State media officials issued a public apology on Thursday for mistakenly using a photo from a recent airplane crash in eastern Burma as evidence of a mine attack by Kachin rebels.
The picture, which appeared in two state periodicals including both editions of The New Light of Myanmar on Monday, was accompanied by a brief story claiming a mine planted by the Kachin Independence Army (KIA) had killed three passengers on a motorbike driving from Myitkyina to Putao in Kachin state.
The photo was actually taken on Christmas day after an Air Bagan flight crashed into a motorcyclist in southern Shan state. The Myanmar Times reported that the image had been “heavily cropped” to remove the crowd of onlookers around the bike.
“This occurrence is damaging to the credibility of the newspaper and signifies a failure to adhere to the code of ethics for public service media, which indicates that journalists, in every news article for the public, must verify all information at the best of their capacity to ensure accuracy before publishing,” read a statement published by the Myanmar News and Periodicals Enterprise in two Burmese periodicals today.
“Therefore, we will have great caution to prevent such occurrences in the future and would like to apologise to our readers for failing to verify our news photos.”
The correction was not published in the English edition of New Light.
Khin Maung Kyaw Din, chief editor at state paper Kyemon, blamed the mistake on a lack of resources and pressing deadlines.
“We pay attention to our readers, but at times we have limitations with our human resources and time. We would like to extend an apology to our readers and acknowledge that we will work hard to prevent this in the future” said Khin Maung Kyaw Din.
“In the past, we had little freedom over handling the news, but now we have more. And we have to work to bring accurate news to the public.”
The publication of the misleading picture coincided with a military statement that decried “erroneous” coverage of the war in Kachin state by international news outlets.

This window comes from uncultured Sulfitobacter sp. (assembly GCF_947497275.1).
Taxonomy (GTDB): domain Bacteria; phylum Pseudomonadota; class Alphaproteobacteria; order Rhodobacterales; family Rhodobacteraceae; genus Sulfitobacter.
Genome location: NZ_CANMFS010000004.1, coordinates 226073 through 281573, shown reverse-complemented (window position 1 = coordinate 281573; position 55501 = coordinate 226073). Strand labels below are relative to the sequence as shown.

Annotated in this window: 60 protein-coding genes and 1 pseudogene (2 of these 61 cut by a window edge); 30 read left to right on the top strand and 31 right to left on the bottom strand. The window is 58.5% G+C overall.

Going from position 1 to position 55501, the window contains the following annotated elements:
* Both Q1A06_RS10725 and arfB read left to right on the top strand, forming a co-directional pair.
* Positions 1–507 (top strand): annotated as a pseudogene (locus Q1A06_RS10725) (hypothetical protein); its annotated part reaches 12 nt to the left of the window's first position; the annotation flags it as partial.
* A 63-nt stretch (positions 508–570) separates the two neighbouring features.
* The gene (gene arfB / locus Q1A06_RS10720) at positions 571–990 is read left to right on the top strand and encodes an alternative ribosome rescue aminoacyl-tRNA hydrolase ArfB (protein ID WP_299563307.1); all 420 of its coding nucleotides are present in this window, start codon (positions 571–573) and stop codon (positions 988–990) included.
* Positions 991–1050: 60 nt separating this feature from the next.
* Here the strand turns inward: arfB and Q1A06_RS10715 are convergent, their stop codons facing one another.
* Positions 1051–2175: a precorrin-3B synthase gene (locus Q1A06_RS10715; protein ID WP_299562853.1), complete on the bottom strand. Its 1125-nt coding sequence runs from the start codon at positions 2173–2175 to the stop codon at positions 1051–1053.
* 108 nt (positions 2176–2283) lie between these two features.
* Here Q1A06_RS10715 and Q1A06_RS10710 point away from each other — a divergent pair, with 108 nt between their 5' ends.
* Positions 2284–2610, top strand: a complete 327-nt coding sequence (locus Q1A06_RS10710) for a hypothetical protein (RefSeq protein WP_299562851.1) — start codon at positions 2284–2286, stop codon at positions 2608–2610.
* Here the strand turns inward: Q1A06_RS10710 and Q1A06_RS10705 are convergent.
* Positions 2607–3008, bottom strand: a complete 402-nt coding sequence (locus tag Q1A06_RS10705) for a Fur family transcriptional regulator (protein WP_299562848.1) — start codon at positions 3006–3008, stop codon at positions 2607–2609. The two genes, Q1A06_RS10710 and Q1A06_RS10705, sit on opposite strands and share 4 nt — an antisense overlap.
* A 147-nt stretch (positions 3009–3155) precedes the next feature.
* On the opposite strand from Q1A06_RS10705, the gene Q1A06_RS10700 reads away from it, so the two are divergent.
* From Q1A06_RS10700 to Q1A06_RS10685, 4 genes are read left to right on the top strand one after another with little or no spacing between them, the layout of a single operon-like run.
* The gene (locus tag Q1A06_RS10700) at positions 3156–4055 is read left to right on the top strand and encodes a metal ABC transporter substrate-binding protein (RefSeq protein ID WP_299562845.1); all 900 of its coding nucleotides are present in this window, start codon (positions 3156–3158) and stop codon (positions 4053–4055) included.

“Some internal and external organizations, embassies and media issued fabricated news as to armed conflicts in Kachin State that cause misunderstanding of people over the government and the Tatmadaw,” read the statement published on the military-backed Myawady News website on Tuesday.
But Deputy Information Minister Ye Htut defended the article about the mine blast, despite the misleading photograph.
“We obtained information about the bomb blast from our source but the photos didn’t arrive until later the evening. All three newspapers had used the photo and after [learning about the mistake], the news provider was reached and he explained that he sent the photo by mistake,” wrote Yet Htut in a note published on his Facebook page.
“The newspapers’ editors have been instructed to thoroughly verify photos and information concerning the war, accidents and natural disasters, and not to use the materials at all if [it] cannot be verified.”
The government spokesperson went on to warn news providers that they would not be hired in the future if such mistakes continue.
State publications have made strident improvements since the country’s quasi-civilian government took power almost two years ago. The periodicals, while woefully lacking in reliable or in-depth stories, now often break government announcements that would have been unheard of under military rule.
-Shwe Aung contributed reporting.